Format

Send to

Choose Destination
Clin J Sport Med. 2019 Nov;29(6):442-450. doi: 10.1097/JSM.0000000000000753.

Relative Head Impact Exposure and Brain White Matter Alterations After a Single Season of Competitive Football: A Pilot Comparison of Youth Versus High School Football.

Author information

1
Division of Sports Medicine, The SPORT Center, Cincinnati Children's Hospital Medical Center, Cincinnati, Ohio.
2
Rocky Mountain University of Health Professions, Provo, Utah.
3
Pediatric Neuroimaging Research Consortium, Cincinnati Children's Hospital Medical Center, Cincinnati, Ohio.
4
Division of Radiology, Cincinnati Children's Hospital Medical Center, Cincinnati, Ohio.
5
Department of Radiology, College of Medicine, University of Cincinnati, Cincinnati, Ohio.
6
Division of Neurology, Cincinnati Children's Hospital Medical Center, Cincinnati, Ohio.
7
The Micheli Center for Sports Injury Prevention, Waltham, Massachusetts.
8
Department of Neurological Surgery, Vanderbilt Sports Concussion Center, Vanderbilt University, Nashville, Tennessee.
9
Riverside Methodist Hospital, Columbus, Ohio.
10
College of Medicine, The Ohio State University, Columbus, Ohio.
11
Sports Medicine, Nationwide Children's Hospital, Columbus, Ohio.
12
Sports Medicine Assessment, Research and Testing (SMART) Laboratory, George Mason University, Manassas, Virginia.
13
Department of Bioengineering, George Mason University, Manassas, Virginia.
14
Departments of Pediatrics and Orthopedics, Washington University School of Medicine, St. Louis, Missouri.
15
Department of Pediatrics, University of Cincinnati, College of Medicine, Cincinnati, Ohio.
16
Sports Medicine Center, Children's Hospital Colorado, Aurora, CO.
17
Department of Orthopedics, University of Colorado School of Medicine, Aurora, CO.
18
Department of Orthopaedic Surgery, University of Cincinnati, Cincinnati, Ohio.

Abstract

OBJECTIVE:

Youth athletes are believed to be more susceptible to white matter (WM) degradation resulting from head impact exposure relative to high school (HS) athletes; this hypothesis has not been objectively tested. The purpose of this study was to determine preseason to postseason changes in WM integrity from repetitive head impacts for youth football (YFB) players compared with HS football players during a competitive football season.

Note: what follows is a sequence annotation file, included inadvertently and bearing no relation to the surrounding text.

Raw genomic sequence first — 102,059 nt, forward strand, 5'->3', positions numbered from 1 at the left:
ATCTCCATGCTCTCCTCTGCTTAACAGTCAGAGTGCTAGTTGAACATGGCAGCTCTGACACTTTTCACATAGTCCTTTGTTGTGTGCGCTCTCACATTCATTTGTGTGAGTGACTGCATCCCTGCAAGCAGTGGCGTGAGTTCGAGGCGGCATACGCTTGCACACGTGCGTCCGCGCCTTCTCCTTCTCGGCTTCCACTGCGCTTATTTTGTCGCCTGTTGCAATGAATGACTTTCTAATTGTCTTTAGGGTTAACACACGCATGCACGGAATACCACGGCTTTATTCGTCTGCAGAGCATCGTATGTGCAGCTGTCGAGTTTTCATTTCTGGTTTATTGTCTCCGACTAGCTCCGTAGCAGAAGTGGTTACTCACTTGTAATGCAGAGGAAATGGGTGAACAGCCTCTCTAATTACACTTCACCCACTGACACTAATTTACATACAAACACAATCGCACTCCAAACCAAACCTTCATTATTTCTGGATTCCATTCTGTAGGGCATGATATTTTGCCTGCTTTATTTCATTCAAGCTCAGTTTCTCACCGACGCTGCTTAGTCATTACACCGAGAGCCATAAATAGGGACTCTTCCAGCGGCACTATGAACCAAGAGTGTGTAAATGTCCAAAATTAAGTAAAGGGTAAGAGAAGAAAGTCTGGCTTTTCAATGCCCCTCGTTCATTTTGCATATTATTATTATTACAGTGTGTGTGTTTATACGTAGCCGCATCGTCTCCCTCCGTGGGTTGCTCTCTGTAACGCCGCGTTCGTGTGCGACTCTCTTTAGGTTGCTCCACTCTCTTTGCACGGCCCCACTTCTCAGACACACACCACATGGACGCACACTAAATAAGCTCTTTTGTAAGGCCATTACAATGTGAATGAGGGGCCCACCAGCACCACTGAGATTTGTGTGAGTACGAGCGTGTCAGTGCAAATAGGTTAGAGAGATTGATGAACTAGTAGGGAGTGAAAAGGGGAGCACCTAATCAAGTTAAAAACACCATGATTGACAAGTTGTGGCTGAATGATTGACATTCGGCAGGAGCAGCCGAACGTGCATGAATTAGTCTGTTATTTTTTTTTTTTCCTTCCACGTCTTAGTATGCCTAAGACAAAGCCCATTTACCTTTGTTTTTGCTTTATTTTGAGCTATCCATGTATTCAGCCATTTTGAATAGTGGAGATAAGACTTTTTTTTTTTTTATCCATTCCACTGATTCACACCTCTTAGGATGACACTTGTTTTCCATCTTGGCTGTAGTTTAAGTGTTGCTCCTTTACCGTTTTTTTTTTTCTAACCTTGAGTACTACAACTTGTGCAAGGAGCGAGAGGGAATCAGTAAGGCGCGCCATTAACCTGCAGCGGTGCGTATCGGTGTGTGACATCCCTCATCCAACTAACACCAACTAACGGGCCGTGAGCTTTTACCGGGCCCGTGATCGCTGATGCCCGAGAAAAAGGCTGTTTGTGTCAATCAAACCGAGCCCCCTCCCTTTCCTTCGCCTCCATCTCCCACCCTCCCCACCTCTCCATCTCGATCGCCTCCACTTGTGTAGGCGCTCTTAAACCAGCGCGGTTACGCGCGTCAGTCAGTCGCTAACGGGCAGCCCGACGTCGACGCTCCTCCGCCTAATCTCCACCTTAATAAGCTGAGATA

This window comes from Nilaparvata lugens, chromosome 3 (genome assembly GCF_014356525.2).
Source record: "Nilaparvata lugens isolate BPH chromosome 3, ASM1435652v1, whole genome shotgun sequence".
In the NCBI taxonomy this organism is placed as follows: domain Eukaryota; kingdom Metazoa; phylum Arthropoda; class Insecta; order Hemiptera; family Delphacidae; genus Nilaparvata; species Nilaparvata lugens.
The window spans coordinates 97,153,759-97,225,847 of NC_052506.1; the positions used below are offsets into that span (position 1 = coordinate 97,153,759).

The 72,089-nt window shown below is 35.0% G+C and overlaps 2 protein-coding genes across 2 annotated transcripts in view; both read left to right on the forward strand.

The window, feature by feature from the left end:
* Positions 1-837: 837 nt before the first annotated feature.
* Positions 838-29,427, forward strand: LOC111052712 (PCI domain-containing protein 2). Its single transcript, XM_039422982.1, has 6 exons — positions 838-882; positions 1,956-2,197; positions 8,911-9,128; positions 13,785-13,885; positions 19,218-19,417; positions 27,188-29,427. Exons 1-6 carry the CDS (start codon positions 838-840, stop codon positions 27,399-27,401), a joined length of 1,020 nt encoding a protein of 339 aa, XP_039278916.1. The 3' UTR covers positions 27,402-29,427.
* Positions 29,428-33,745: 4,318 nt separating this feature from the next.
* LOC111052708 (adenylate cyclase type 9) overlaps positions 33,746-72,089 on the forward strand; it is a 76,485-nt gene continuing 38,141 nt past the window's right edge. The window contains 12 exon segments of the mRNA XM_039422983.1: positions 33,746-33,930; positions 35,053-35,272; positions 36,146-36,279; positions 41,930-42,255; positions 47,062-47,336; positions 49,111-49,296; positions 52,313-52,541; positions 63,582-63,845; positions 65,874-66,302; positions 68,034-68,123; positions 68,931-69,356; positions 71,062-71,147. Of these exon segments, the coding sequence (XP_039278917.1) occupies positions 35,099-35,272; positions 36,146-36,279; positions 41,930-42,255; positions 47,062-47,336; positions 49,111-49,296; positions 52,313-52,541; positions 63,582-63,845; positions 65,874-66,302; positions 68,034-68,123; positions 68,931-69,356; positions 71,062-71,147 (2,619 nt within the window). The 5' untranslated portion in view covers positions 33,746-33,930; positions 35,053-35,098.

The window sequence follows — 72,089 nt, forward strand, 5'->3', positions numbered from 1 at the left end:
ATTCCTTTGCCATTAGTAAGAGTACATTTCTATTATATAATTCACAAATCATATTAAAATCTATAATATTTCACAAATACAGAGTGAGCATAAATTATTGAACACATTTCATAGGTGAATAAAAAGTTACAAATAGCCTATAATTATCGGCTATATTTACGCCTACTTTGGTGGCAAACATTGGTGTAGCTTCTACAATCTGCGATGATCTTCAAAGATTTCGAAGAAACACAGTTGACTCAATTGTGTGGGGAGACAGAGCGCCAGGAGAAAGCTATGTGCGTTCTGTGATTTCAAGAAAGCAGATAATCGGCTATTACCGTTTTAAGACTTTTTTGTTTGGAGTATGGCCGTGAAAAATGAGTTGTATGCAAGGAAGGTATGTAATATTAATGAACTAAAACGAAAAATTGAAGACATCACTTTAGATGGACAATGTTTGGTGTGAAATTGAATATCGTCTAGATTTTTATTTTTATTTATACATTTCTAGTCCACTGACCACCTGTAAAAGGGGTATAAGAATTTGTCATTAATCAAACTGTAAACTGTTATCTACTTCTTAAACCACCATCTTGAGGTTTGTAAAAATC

DESIGN:

Prospective cohort.

SETTING:

One season of YFB (grades 7 and 8) and varsity HS football (grades 10-12).

PATIENTS OR OTHER PARTICIPANTS:

Twelve YFB (13.08 ± 0.64 years) and 21 HS (17.5 ± 0.78 years) athletes.

INTERVENTIONS:

Participants completed 2 magnetic resonance imaging sessions: preseason and postseason. Head impact exposure was recorded during practice and games using a helmet-mounted accelerometer.

MAIN OUTCOME MEASURES:

Tract-based spatial statistics were used to evaluate group differences in preseason to postseason changes in diffusion tensor imaging, including fractional anisotropy and mean diffusivity (MD), axial diffusivity (AD), and radial diffusivity (RD).

RESULTS:

The HS group exhibited significant preseason to postseason reductions in MD, AD, and RD (P < 0.05, corrected) in widespread WM areas. Significant WM reductions for the YFB group were only observed for AD (P < 0.05, corrected), but was more limited in extent compared with HS.

CONCLUSIONS:

Significant preseason to postseason AD reduction was found in both YFB and HS groups after one season of competitive play. Our results did not confirm recent speculation that younger children are more susceptible to the deleterious effects of repetitive head impacts compared with their older counterparts.

Supplemental Content

Full text links

Icon for Wolters Kluwer
Loading ...
Support Center